Brush and Trash

Just two days before my sons and I left for Scotland on 12 September, our area received over 10 inches of rain in about 12 hours!  What a nightmare!  ALL of our watergaps were washed out and in some low lying areas, fences were laying almost flat to the ground.  My husband and Christian got to stay home and do all the cleanup.

With that in mind, it is time I try to keep some of the big dead logs and rotted stuff from being washed down into a massive water gap that is on the eastern edge of my farm.  This ditch catches all the water from my place plus a good deal of the runoff from the row crop farmers to the north as well as runoff from Cotton Road.  My southern neighbour’s property also has a good deal of runoff in this ditch, so it doesn’t take much of a rain to really get things rolling, but 10 inches in 12 hours is a mess!

Burning the rubbish that had been pushing on the perimeter fence.
Burning the rubbish that had been pushing on the perimeter fence.
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My new pup, Red Wolf, an Australian Shepherd from Scott and Jennifer Allen’s fine stock dogs. Red is about 4 months old. He is not obedient enough to be allowed to run without a long lead. He needs a lot of training, but he’s learning quickly. Lots of distractions in the timber and we are working close to a paved road.
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These White or Paper Birch, or whatever they are called are pretty rare in north Missouri, so I’ve taken extra time to prune them to encourage better growth. Don’t know if they really have any other value other than to be extremely pretty. These trees are staying! We are making considerable headway in clearing away rubbish from the creek (or ‘crick’ as we say in north Missouri).
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Old growth timber that needs a LOT of TLC. My Grandpa Falconer raised sows and pigs in this 20 acre timber patch for years. I plan to lamb out my ewes in here this spring.
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No, not really! my little Stihl 211C is not designed to take down a tree of this size and my skill level is not either!
Dallas standing by one of the trees that is too old and ugly to have any value.
Dallas standing by one of the trees that I’ve been told is too old and ugly to have any value.

Dallas and I have been working at clearing this week and since there are very few days in north Missouri that the wind lays enough to start brush fires, we coveyed up and set three today.  Although it was a bit nippy and no sun, working in the shelter of the timber with no wind the temperature was about perfect.

Biscuit Topped Italian Casserole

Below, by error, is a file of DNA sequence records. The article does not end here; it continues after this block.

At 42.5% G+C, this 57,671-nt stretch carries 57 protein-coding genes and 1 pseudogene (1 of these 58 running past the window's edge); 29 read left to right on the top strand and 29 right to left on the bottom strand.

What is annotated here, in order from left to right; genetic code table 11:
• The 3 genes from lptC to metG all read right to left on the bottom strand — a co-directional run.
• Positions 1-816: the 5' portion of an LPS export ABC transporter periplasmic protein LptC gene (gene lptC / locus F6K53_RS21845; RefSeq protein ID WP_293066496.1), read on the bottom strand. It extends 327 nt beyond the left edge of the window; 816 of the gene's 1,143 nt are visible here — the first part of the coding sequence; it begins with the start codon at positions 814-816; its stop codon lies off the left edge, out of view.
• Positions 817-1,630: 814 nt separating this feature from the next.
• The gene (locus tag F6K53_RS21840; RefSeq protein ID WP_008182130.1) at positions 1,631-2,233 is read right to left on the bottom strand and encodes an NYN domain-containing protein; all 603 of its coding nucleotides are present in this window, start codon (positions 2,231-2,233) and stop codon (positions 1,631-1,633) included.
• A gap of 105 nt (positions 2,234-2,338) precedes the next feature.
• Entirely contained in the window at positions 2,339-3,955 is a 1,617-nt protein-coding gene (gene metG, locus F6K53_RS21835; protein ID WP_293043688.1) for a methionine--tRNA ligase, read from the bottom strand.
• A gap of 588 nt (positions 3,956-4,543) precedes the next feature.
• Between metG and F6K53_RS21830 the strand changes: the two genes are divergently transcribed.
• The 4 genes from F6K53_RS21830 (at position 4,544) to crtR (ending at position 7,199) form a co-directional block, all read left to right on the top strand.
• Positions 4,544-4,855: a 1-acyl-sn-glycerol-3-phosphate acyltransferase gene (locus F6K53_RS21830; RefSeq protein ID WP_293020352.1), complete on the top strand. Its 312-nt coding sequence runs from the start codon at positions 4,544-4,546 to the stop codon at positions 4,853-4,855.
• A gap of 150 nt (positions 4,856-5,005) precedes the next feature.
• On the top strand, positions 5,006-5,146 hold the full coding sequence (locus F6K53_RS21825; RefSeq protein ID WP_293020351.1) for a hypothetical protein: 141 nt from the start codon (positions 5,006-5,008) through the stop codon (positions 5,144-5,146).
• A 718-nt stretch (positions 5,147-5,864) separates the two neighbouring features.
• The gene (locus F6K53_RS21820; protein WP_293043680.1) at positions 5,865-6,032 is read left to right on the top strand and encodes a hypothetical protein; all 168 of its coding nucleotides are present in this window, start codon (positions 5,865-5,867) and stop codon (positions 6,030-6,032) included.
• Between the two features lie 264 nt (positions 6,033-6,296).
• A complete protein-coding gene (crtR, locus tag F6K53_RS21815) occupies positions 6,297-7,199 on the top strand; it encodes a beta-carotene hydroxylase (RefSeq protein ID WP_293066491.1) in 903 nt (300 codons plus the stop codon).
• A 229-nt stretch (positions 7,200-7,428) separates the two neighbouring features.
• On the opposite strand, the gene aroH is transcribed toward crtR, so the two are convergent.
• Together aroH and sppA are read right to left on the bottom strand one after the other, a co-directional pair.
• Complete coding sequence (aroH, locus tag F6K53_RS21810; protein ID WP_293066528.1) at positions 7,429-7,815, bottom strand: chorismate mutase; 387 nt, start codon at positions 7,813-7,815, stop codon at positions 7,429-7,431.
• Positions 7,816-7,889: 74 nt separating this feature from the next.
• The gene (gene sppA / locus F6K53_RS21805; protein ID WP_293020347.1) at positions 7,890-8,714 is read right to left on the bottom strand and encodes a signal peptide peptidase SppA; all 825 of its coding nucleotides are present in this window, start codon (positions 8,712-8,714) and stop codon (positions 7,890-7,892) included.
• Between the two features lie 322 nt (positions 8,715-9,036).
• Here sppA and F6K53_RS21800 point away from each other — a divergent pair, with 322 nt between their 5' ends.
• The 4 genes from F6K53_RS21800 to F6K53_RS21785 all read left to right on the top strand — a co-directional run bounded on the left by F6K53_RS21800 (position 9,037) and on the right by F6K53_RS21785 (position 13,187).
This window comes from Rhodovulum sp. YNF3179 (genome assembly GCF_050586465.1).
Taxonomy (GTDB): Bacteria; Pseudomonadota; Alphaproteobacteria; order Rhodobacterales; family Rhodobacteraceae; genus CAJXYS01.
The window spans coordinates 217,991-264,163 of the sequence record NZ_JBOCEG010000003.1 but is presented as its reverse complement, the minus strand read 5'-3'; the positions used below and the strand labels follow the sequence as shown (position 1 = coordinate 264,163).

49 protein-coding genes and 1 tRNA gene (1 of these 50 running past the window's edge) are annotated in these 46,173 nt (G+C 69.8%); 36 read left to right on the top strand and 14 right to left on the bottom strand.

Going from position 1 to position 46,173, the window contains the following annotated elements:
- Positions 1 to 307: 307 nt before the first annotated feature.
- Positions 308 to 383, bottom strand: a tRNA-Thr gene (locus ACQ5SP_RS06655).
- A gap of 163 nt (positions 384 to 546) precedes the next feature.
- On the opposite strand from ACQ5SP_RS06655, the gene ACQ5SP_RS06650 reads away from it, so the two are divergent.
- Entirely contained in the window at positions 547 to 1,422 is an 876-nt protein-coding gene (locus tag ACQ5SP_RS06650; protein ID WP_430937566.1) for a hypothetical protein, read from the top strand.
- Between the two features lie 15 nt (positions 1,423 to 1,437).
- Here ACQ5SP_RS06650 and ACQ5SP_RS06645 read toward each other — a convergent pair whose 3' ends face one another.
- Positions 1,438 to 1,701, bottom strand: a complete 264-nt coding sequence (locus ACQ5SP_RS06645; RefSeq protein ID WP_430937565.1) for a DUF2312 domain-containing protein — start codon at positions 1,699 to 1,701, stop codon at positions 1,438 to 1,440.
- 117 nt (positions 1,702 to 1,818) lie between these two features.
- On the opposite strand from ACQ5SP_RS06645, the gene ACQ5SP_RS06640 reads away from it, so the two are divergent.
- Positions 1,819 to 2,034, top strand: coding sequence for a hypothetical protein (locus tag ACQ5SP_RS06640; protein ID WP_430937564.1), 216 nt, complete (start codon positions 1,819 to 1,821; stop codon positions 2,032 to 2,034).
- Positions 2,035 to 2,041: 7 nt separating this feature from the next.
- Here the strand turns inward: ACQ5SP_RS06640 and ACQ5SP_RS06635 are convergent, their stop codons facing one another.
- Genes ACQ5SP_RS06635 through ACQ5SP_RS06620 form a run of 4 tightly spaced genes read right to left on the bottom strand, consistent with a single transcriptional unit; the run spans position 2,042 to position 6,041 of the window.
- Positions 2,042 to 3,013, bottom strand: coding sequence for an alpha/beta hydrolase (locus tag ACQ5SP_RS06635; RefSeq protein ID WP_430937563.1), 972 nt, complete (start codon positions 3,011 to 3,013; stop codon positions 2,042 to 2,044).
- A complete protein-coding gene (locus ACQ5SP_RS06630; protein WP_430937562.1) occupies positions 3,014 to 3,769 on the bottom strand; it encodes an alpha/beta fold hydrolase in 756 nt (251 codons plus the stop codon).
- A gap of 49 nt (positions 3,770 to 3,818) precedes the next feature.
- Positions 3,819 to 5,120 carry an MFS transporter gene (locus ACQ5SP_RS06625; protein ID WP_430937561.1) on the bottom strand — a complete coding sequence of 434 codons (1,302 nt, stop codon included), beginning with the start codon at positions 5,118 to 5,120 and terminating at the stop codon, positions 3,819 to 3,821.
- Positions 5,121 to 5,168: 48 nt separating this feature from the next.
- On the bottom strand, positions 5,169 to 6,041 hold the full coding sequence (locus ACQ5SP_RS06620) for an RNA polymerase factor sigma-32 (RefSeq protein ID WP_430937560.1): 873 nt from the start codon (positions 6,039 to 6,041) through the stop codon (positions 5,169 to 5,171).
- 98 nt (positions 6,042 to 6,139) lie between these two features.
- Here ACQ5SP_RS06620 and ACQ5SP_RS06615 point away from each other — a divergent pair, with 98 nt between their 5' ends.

Time to clean out the frig!  There were some leftover green beans, but i added another 10 oz bag, had some organic carrots that were starting to get soft, so sliced them thinly to steam.  Browned 1 1/2 lbs of home-grown grass finished ground beef, added about a cup of organic chopped onions and let simmer.  Earlier, I had thawed out an ice cream bucketful of cooked tomatoes I had cooked up from tomatoes friends and neighbours had given us last summer, so that needed using.  All the players fell into place to make this dish and it is one of our favourites.

Recipe:

Ingredients:

1 lbs grass-fed ground beef

1/2 cup organic chopped onion

15 ounces or so of diced tomatoes, tomato sauce or juice – whatever you have

20 ounces total of green beans or carrots, or okra, peas, whatever – although we don’t particularly like broccoli in this dish

Stir in about 1 cup of shredded mozzarella

Salt and pepper to taste

Heat together and simmer until thickened consistency, then pour into an 8×13 inch baking dish. After arranging biscuits and cheese on top, bake at 350ºF for 27 minutes.

Adjust ingredients to match your crews’ hunger level!

Biscuits

1 3/4 cup of flour

1/3 cup organic butter

2 1/2 teaspoons baking powder

3/4 teaspoon Real salt

Mix these together, then add about 3/4 cup of milk from grass fed cows to make a soft dough.  Roll out thinner than usual, then cut and arrange on top of casserole as pictured (or just however you want to – make a smiley face!).  Then scatter another cup or so of your favourite cheese and sprinkle with oregano.

Biscuit Topped Italian Casserole
Biscuit Topped Italian Casserole

Scotland and Steak

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Orkney Scotland

“Scotland is a pretty country.  The roads are so winding that they seem designed to ensure a maximally scenic experience, and the fields are greener than in most other places by orders of magnitude.  They are also pleasantly irregular, having been parceled off in an age before right angles, and are separated by fences hewed out of rock or long and commendably trim hedges.  A knight in armor on horseback would look less out of place on a Scottish road than a car does.  But what would look most natural of all is a golf cart.  The entire country is a vision of the golfing afterlife, with epic stretches of fairway and rough, and the odd clump of forest for texture.  Fields stretch out to the horizon, covering the rises in the land the way a taut blanket covers an uprise of toes.  Looking skyward, you have the feeling that the hand of God might plunge through the cloud cover to stroke all that dewy pasture like an old woman patting a cat.”

an apt description by author Mark Schatzker in his book, STEAK.

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Orkney, Scotland
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Shetland Scotland
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Longoe Farm – part of the Castle of Mey estate, Thurso, Caithness, Scotland
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Shetland
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Kingston Farm – Dunlouise Angus – Forfar, Scotland